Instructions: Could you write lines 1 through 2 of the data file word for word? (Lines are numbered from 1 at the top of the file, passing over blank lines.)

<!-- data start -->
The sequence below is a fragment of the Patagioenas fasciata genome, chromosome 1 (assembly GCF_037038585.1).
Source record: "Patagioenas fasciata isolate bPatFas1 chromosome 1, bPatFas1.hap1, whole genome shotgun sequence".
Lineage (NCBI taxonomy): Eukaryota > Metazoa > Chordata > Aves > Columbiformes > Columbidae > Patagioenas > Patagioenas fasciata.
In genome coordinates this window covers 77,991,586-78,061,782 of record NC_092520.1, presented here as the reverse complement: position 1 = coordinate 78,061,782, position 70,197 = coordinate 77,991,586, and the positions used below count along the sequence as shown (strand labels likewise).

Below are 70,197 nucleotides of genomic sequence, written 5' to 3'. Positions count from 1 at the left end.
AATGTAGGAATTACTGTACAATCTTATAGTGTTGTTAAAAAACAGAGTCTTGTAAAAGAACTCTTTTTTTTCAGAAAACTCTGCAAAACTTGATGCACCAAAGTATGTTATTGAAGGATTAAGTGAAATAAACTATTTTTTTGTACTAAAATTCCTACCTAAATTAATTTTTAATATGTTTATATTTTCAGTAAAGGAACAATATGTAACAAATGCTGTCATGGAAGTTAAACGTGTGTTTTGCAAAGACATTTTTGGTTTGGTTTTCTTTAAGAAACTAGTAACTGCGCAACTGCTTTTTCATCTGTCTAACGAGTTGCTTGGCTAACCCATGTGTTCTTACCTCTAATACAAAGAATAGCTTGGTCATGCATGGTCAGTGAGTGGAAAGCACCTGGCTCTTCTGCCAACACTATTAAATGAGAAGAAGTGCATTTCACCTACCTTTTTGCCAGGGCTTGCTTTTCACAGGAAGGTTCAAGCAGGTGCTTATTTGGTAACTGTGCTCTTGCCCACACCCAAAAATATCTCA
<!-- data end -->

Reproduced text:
The sequence below is a fragment of the Patagioenas fasciata genome, chromosome 1 (assembly GCF_037038585.1).
Source record: "Patagioenas fasciata isolate bPatFas1 chromosome 1, bPatFas1.hap1, whole genome shotgun sequence".